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Virus Bill Leaves Bankrupt Firms in Limbo Without SBA Directions

Aug. 3, 2020, 10:31 AM

A new legislative proposal wants to steer coronavirus stimulus package loans to bankrupt businesses, but its lack of specific directions to the loan administrator is stirring doubts that it could achieve the goal.

The Small Business Administration, which oversees the Paycheck Protection Program loans, has refused to issue the loans to bankrupt companies, wary that they’d present too much risk.

A Senate Republican bill, (S. 4321), introduced last week, would amend the bankruptcy code to specifically allow bankruptcy courts to approve PPP loans. It also gives the PPP loan a super-priority status in the order of fund distributions in bankruptcy cases.

But the measure doesn’t explicitly require the SBA to accept loan applications from bankrupt borrowers. The text of the bill says that bankrupt companies are only eligible if the SBA tells the executive director of the US Trustee, the Justice Department’s bankruptcy watchdog, that it will accept debtor applications.

The bill is “a step in the right direction,” said Andrew Helman, co-chair of the bankruptcy practice at Murray Plumb & Murray. But it “probably won’t be effective until the administrator decides to make them eligible.”

Helman represents several bankrupt companies that sued the SBA after being blocked from applying for PPP loans earlier in the year. Bankruptcy courts have been split on whether the agency could deny PPP loans to companies solely because they’re bankrupt.

The SBA doesn’t comment on pending legislation, an agency representative told Bloomberg Law.

Message to SBA

The Senate bill could help the SBA see that Congress wants bankrupt companies to get the same emergency virus relief as non-bankrupt companies, said Jared Ellias, a bankruptcy law professor at the University of California, Hastings, who’s part of an academics group pushing for federal Covid-19 aid to apply to bankrupt businesses.

“The PPP and the other small business provisions under the CARES Act have been an historic lifeline to millions of small businesses and tens of millions of American workers,” according to a statement from Sen. Marco Rubio (R-Fla.), who, along with Sen. Susan Collins (R-Maine), introduced the bill. “Now, Congress must take action to help industries and businesses, especially minority-owned small businesses and those in low-income communities, that have been hit hard by the COVID-19 pandemic.”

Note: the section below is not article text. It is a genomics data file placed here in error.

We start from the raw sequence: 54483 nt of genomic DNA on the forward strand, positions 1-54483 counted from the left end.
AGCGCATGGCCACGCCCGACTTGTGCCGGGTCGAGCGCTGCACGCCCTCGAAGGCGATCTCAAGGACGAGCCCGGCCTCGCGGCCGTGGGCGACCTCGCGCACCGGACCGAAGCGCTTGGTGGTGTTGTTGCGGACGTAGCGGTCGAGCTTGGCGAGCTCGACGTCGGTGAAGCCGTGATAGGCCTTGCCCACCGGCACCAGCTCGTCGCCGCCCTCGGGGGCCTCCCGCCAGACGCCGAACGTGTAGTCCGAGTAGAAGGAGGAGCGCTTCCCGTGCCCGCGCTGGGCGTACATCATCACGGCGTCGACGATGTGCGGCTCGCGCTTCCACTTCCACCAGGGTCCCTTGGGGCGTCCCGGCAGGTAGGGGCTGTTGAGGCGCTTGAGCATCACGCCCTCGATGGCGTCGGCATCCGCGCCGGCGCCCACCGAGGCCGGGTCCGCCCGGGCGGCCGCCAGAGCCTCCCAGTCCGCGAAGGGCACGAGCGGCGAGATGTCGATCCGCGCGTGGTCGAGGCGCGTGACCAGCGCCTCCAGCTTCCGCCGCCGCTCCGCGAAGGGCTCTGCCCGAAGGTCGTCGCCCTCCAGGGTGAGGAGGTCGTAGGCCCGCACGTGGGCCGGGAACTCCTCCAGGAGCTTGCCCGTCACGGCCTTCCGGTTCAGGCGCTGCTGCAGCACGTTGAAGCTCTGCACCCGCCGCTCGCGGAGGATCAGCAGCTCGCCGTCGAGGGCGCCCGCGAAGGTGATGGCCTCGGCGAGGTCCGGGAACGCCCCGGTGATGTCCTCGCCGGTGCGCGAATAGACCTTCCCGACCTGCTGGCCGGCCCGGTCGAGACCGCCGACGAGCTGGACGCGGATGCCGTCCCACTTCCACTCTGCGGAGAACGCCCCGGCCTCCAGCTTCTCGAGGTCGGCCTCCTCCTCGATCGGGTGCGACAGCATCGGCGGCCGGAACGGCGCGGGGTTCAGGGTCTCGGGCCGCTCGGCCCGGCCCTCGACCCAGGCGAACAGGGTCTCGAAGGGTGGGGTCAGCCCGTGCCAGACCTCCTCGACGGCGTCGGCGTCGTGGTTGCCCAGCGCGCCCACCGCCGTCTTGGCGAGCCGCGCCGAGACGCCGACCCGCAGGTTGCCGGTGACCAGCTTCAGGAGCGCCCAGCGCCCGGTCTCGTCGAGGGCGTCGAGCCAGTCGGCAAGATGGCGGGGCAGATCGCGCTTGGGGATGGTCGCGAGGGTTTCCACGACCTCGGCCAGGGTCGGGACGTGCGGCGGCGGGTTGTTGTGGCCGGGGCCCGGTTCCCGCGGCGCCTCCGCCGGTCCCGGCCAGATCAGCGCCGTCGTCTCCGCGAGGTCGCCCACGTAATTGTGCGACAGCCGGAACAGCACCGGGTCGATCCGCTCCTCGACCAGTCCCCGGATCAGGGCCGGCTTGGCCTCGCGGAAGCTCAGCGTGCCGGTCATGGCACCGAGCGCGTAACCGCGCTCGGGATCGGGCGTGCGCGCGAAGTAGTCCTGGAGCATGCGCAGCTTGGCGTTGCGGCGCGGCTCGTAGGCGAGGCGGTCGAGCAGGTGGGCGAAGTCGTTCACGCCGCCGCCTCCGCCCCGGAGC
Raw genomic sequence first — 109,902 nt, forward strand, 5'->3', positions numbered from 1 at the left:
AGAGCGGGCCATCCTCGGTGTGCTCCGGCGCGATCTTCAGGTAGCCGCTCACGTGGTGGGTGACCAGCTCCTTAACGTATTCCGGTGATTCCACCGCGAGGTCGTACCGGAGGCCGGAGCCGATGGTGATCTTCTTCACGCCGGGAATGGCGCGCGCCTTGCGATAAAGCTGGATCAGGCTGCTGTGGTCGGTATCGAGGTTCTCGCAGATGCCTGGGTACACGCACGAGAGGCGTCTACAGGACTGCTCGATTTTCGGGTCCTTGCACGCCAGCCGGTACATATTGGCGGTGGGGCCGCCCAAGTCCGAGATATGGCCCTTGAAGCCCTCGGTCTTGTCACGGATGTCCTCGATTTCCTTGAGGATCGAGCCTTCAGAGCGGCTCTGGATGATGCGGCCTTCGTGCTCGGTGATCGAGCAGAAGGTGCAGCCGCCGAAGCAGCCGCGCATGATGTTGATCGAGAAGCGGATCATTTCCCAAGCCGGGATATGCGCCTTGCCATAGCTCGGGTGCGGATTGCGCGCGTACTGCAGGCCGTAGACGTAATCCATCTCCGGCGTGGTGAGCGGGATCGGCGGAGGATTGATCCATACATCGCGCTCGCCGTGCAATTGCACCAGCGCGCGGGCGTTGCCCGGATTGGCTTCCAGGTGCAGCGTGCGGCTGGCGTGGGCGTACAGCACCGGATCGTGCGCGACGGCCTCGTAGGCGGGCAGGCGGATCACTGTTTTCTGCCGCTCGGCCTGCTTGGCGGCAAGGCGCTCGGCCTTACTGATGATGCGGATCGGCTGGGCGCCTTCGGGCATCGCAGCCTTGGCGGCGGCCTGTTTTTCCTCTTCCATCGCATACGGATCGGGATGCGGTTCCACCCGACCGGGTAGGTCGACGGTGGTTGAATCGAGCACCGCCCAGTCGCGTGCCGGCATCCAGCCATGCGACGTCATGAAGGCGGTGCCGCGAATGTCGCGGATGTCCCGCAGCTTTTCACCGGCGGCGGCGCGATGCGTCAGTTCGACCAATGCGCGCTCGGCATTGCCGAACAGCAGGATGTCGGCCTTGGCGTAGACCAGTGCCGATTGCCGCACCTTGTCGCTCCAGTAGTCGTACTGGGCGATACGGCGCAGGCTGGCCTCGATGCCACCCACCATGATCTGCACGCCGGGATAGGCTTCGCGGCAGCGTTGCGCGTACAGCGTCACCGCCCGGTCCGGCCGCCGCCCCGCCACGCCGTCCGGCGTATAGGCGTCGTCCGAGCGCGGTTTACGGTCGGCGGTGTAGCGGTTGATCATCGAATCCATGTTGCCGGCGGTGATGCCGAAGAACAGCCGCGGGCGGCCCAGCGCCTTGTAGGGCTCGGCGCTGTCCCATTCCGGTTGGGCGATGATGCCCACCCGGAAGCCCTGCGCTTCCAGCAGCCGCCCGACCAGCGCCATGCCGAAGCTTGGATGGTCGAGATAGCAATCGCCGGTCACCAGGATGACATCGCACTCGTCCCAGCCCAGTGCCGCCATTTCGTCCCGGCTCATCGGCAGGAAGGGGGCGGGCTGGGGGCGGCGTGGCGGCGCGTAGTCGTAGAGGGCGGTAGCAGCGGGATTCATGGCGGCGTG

The SBA determined to exclude bankrupt applicants “because more complex, multi-factor assessments of creditworthiness were not practicable given the need to disburse billions of dollars in an extremely short period of time,” it said in a brief filed in the Fifth Circuit.

The administrator found that providing PPP loans to bankrupt debtors would present an “unacceptably high risk” of both “unauthorized use of funds” and “non-repayment of unforgiven loans,” the SBA said.

The SBA’s statements in the filings reflect its wariness regarding loans issued during bankruptcy, known as debtor-in-possession loans. DIP loans, which require court approval, are any borrowing agreements reached post-bankruptcy, and PPP loans would be categorized as DIP loans.

“I worry that the SBA has shown such a negative attitude toward DIP loans that the provision will not achieve its goals,” said University of Texas bankruptcy professor Jay Westbrook, referring to Rubio’s bill.

The SBA’s policy stems from its determination that loans to bankrupt companies aren’t of “sound value,” a requirement for SBA loans, Helman said. But PPP loans aren’t as risky as the SBA may think, he said.

“If anything, a PPP advance to a debtor is subject to greater transparency and protection through supervision of the bankruptcy court, which can ensure that the funds are not used for improper purposes and which can prevent other creditors from accessing the funds,” Helman said.

Mixed Rulings

Bankrupt companies’ litigation over the SBA policies marches on while the bill is contemplated in Congress.

Companies challenging the bankrupt borrower exclusion have argued that the SBA acted arbitrarily and capriciously in violation of the Administrative Procedure Act.

They’ve also said the SBA policy violates a bankruptcy code provision that forbids government entities from discriminating against bankrupt companies seeking a “license, permit, charter, franchise, or other similar grant” from the government. Because the loans have extremely favorable terms and are ultimately forgiven, they’re more akin to a grant, they’ve argued.

Bankruptcy court rulings have yielded mixed results, with some agreeing with either or both arguments. Others have found that the SBA acted within its authority, and that the bankruptcy code provision doesn’t apply.

The U.S. Court of Appeals for the Fifth Circuit ruled in June that no courts can issue injunctions against the SBA. It’s the only federal appeals court to weigh in so far.

The resultant uncertainty, which remained as of the June 30 expiration of the first round of PPP lending, caused companies in or considering bankruptcy to try and maneuver around the ban, either by dismissing their bankruptcy cases or filing only after getting a loan.

To contact the reporter on this story: Daniel Gill in Washington at dgill@bloomberglaw.com

To contact the editors responsible for this story: Roger Yu at ryu@bloomberglaw.com; Laura D. Francis at lfrancis@bloomberglaw.com

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